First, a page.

Money raised now is to go toward restoration, and $90,000 more is needed.
“We’re also raising money for the site where it will be displayed,” he said.
The third part is a permanent display of the restored locomotive, he said, and museum personnel are hoping to have the project complete in three to five years.
“We’re going to start restoring it probably next year,” he said. “This year we’re in the process of building a new restoration building.”
The crew is hoping to have the new building completed before winter. The building is to be located on the former Bellevue Farmers Cooperative property, which the museum purchased in 2013.
“For the last five years we have been progressing bit by bit,” he said. “It’s a group effort by the board.”
The museum opens for the season May 4 and is open weekends until daily operations begin Memorial Day weekend. The museum remains open through Labor Day.
“We’re the largest static rail museum in the state of Ohio,” Fuehring said.
He recommended anyone visit the museum, especially railroad enthusiasts, but also anybody with an interest in history. Visitors total about 5,000 per year, plus about 3,000 people during the Holiday Train event in December.
“Kids just love it here,” he said.
Fuehring said the inside of the museum is newly renovated.
One of the renovations under way is a dome car, and renovations are to continue through the season.
“There were several of them made when passenger travel was more common,” he said.
The museum is a nonprofit corporation founded in 1976 as a local bicentennial project by volunteers.
Since then, the museum has collected more than 50 pieces of railroad equipment, countless artifacts, five buildings, 10 acres of property and a rail viewing platform and park, making it the largest rail museum in Ohio.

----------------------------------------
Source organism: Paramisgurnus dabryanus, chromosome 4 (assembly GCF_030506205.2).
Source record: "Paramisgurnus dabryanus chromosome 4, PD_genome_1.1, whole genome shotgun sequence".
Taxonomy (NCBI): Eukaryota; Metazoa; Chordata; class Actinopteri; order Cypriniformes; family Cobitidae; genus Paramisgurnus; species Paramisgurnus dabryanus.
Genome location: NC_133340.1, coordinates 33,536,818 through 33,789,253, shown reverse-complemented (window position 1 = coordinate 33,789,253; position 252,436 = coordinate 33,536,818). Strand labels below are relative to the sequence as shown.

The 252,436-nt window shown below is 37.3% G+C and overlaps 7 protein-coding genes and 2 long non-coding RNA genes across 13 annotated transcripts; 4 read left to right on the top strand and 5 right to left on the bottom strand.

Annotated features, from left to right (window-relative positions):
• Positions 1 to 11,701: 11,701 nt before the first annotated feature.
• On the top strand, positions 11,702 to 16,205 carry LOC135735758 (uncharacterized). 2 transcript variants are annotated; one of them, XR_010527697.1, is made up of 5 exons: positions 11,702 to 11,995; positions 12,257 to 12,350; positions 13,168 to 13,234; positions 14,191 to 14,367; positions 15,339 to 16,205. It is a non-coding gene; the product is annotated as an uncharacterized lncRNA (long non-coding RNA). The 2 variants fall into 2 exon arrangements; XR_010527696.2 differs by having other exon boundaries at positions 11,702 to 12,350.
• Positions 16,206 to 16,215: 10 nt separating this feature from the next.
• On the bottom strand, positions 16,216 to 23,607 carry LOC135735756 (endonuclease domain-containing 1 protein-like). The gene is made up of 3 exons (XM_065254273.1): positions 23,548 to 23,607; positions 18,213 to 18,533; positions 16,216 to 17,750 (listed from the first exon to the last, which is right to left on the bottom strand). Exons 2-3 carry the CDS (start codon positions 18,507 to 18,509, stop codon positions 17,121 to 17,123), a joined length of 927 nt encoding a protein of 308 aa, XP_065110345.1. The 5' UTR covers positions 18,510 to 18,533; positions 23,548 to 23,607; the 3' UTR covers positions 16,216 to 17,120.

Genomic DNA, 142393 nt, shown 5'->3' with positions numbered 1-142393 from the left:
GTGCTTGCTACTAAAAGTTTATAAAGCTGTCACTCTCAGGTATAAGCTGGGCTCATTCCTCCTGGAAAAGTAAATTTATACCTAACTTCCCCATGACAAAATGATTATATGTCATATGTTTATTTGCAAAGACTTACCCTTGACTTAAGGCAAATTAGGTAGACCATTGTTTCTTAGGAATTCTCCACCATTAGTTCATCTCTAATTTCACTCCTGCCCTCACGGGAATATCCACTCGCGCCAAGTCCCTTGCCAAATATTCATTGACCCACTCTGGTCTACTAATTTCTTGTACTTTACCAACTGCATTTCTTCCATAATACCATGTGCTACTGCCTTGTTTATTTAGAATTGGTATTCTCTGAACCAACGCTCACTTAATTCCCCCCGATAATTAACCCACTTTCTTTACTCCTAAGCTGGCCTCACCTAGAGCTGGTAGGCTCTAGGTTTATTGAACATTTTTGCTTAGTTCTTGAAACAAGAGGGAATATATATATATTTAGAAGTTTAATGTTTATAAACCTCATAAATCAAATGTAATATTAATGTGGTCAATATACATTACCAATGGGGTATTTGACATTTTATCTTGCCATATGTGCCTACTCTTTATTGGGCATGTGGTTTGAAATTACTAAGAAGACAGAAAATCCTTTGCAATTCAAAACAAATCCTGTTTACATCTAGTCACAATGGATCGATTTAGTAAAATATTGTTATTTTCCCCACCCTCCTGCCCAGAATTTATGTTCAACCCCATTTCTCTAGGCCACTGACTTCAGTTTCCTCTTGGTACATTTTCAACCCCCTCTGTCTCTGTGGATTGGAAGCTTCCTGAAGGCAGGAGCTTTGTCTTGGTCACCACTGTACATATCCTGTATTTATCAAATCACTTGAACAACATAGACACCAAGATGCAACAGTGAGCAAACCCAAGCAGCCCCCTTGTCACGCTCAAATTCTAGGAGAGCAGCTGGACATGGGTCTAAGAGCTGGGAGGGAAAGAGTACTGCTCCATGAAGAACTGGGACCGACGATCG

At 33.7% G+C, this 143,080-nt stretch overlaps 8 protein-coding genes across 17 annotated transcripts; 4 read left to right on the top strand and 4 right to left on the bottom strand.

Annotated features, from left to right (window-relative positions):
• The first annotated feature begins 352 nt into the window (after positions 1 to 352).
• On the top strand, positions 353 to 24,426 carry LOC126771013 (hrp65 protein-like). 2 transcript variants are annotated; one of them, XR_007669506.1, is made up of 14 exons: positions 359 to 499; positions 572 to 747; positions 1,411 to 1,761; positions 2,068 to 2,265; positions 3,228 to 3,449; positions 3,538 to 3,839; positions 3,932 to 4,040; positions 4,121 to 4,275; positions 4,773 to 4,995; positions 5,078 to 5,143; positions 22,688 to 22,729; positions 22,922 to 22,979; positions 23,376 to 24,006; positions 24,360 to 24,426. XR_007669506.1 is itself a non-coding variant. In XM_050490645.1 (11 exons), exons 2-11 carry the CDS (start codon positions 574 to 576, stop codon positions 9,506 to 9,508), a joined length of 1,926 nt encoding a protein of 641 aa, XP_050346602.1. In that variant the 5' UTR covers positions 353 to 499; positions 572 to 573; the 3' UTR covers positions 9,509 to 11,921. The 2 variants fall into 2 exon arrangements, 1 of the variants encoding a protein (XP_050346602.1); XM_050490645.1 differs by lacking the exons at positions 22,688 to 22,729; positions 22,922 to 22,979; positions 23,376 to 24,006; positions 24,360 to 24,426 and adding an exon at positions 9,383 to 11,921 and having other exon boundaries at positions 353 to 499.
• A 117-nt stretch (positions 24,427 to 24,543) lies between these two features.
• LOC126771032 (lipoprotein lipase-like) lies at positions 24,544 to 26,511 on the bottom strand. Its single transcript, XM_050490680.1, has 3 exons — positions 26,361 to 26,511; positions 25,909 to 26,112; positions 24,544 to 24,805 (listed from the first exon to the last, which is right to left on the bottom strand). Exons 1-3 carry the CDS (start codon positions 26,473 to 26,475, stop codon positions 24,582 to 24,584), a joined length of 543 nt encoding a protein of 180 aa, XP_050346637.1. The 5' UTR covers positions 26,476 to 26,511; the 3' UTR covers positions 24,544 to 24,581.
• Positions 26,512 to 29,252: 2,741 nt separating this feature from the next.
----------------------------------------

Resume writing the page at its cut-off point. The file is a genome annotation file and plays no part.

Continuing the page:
Volunteers have steadily increased the numbers of pieces without government assistance, the organization’s website said. On average, two or three pieces of equipment receive a paint job every year. Considering most of the equipment is outdoors, the commitment is essential to preserving the collection.
The museum is named after the two railroads that had the most impact on Bellevue’s development. The Mad River & Lake Erie Railroad was the first railroad to be chartered in Ohio, and Bellevue had rail service by the mid-1830s, much earlier than most developing towns of the day.
Bellevue was 20 miles south of the MR&LE’s Northern Terminal, the lake port of Sandusky.
In 1882, the Nickel Plate Road was constructed through. Being the halfway point between Chicago, Illinois, and Buffalo, New York, on the NKP mainline, the town became the largest classification terminal on the NKP, and even today Moorman Yard is the largest terminal on the modern-day Norfolk Southern line.
Donations can be made at the museum, online at bringback757.org/donate or by mailing a check to Mad River & NKP Railroad Museum, Bring Back 757, 233 York St., Bellevue, OH 44811.
For more information, email firstname.lastname@example.org, check MR&NKP on Facebook or call (419) 483-2222.
For information about the Railroad Museum of Pennsylvania, visit www.rrmuseumpa.org or call (717) 687-8628.